The meat of these changes attempt to make D better to defend. Moving C closer to blue and reverting the ammo change (as well as lowering the elbow flank) should keep capping about as hard as it's ever been, but speed up that portion of the gameplay. What happened a lot was Blue would push the cart 98% of the way to C, and then there'd be another team fight or two before they actually capped. These changes should speed that up and give Red more time to set up on D as a result, especially now that they're spawning back there instead of the forward spawn--they were just getting immediately wiped again the previous way rather than trying to hold the cave.
I do think a coordinated team can lock D down (it has happened with and without engineers on red), but I will continue to adjust it as needed and have a few other ideas on what to do. If any engineer players have suggestions I would like to hear them, I don't think the engie spots are that strong or terribly obvious.
- fixed missing particles on capping D
- fixed some chicken wire that players could shoot through
- made the whole map a little brighter
- made initial blue spawn a little brighter
- adjusted spawn timers
- adjusted some cover at A
- lowered the elbow room in B to C flank
- reverted medium ammo to full on the platform before C
- moved C back (closer to blue) a little bit
- red now spawns at D instead of in a forward spawn when C is captured
- adjusted some cover at D
- extended part of red's catwalk thing at D
- removed the medium health in the computers room near D
- put a small health near the welding machine at D
- light detailing
- lots of optimization (it was alright before, but people with bad computers should have better fps now)
A rapid growth of capital is synonymous with a rapid growth of profits. Profits can grow rapidly only when the price of labour – the relative wages – decrease just as rapidly. Relative wages may fall, although real wages rise simultaneously with nominal wages, with the money value of labour, provided only that the real wage does not rise in the same proportion as the profit. If, for instance, in good business years wages rise 5 per cent, while profits rise 30 per cent, the proportional, the relative wage has not increased, but decreased.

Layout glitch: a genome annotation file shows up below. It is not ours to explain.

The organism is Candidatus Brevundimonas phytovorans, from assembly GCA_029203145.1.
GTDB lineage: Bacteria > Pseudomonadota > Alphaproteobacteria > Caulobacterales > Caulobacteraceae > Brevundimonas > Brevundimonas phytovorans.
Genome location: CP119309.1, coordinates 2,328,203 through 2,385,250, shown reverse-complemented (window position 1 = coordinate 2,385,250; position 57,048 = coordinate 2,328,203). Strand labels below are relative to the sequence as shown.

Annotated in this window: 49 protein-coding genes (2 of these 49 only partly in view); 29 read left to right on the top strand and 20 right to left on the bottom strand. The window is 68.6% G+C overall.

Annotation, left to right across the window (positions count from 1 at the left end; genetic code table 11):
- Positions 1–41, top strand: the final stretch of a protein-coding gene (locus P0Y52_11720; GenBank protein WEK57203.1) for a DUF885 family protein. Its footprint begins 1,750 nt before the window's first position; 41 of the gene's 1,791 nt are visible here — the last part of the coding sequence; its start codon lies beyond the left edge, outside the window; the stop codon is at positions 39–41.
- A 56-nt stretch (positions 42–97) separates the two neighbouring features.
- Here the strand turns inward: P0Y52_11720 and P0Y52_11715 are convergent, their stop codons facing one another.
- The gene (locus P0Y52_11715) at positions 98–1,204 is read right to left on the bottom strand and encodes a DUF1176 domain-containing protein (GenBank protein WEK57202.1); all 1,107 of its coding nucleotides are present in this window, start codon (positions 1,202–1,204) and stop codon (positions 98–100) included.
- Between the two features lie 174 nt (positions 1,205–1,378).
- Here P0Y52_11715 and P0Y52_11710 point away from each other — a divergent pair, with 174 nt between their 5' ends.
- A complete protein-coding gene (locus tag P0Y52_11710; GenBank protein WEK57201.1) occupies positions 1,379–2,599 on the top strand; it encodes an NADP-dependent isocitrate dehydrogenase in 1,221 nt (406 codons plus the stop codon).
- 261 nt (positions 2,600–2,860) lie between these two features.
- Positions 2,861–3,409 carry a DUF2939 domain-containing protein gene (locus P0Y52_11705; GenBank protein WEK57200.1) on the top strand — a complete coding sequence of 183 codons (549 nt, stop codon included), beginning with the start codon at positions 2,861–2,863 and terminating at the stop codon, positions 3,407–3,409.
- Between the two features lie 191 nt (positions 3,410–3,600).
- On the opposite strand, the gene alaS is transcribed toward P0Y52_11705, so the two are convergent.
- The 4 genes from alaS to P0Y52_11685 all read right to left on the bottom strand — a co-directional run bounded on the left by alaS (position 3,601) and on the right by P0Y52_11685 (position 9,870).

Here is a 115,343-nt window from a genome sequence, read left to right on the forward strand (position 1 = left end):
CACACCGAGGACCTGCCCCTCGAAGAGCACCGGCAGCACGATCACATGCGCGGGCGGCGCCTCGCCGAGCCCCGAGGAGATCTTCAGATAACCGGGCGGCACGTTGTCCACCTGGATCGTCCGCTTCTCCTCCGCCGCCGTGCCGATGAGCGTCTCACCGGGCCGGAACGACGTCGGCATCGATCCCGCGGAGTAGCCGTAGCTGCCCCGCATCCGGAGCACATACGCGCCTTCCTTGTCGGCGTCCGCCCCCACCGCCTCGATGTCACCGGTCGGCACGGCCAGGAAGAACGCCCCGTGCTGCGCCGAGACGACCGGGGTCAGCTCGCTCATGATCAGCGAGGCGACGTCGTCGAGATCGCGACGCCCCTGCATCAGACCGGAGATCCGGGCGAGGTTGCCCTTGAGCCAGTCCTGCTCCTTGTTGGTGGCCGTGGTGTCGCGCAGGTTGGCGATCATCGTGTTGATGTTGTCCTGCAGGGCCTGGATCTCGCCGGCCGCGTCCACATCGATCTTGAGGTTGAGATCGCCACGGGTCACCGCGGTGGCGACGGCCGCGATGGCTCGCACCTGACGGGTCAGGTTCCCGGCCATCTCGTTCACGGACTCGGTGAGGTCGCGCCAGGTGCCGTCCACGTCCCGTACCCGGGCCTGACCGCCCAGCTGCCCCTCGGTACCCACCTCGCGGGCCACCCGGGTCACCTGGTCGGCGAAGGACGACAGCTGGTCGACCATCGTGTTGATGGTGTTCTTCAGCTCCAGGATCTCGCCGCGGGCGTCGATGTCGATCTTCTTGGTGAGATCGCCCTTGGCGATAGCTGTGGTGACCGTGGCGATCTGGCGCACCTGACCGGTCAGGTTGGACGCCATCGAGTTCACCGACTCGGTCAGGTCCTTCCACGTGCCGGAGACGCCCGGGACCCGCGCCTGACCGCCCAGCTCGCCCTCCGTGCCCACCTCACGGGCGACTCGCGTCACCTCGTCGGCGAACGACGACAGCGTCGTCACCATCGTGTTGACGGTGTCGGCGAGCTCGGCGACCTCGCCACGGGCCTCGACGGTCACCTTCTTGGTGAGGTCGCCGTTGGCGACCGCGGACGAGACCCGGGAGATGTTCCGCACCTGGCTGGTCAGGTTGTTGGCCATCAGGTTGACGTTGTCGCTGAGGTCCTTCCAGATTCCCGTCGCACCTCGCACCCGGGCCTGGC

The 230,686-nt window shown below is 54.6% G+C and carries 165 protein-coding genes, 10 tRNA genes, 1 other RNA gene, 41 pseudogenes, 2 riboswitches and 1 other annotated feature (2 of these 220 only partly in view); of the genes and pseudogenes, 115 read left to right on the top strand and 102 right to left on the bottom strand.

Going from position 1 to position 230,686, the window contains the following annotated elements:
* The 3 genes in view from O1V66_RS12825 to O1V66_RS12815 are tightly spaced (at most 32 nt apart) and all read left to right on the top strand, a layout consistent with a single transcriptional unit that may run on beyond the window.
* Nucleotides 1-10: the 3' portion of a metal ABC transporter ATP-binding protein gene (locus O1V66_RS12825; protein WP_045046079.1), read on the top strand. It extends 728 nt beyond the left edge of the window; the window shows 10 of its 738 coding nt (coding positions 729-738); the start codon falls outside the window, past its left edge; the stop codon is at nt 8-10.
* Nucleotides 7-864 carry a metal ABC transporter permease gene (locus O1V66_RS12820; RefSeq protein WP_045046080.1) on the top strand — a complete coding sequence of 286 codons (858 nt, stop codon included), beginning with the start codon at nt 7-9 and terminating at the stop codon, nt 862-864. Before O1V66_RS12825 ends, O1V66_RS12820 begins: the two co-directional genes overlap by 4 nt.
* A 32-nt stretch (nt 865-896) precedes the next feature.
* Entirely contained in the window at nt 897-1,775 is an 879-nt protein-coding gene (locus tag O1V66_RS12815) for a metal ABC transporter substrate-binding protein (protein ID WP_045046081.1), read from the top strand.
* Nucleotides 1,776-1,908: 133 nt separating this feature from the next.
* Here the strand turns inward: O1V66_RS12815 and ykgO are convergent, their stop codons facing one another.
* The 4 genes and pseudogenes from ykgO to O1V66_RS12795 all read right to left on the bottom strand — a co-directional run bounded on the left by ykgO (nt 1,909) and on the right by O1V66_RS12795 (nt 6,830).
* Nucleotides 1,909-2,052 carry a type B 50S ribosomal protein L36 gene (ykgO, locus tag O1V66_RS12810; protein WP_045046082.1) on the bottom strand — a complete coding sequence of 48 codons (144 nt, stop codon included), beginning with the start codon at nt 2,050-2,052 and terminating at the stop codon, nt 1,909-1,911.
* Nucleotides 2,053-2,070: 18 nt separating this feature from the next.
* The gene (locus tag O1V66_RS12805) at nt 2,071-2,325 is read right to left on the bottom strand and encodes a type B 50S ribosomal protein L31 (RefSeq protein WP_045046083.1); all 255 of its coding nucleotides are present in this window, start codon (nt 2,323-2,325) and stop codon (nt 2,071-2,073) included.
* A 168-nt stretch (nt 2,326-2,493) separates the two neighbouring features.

If, therefore, the income of the worker increased with the rapid growth of capital, there is at the same time a widening of the social chasm that divides the worker from the capitalist, and increase in the power of capital over labour, a greater dependence of labour upon capital.
To say that "the worker has an interest in the rapid growth of capital", means only this: that the more speedily the worker augments the wealth of the capitalist, the larger will be the crumbs which fall to him, the greater will be the number of workers than can be called into existence, the more can the mass of slaves dependent upon capital be increased.
We have thus seen that even the most favorable situation for the working class, namely, the most rapid growth of capital, however much it may improve the material life of the worker, does not abolish the antagonism between his interests and the interests of the capitalist. Profit and wages remain as before, in inverse proportion.
If capital grows rapidly, wages may rise, but the profit of capital rises disproportionately faster. The material position of the worker has improved, but at the cost of his social position. The social chasm that separates him from the capitalist has widened.
Finally, to say that "the most favorable condition for wage-labour is the fastest possible growth of productive capital", is the same as to say: the quicker the working class multiplies and augments the power inimical to it – the wealth of another which lords over that class – the more favorable will be the conditions under which it will be permitted to toil anew at the multiplication of bourgeois wealth, at the enlargement of the power of capital, content thus to forge for itself the golden chains by which the bourgeoisie drags it in its train.
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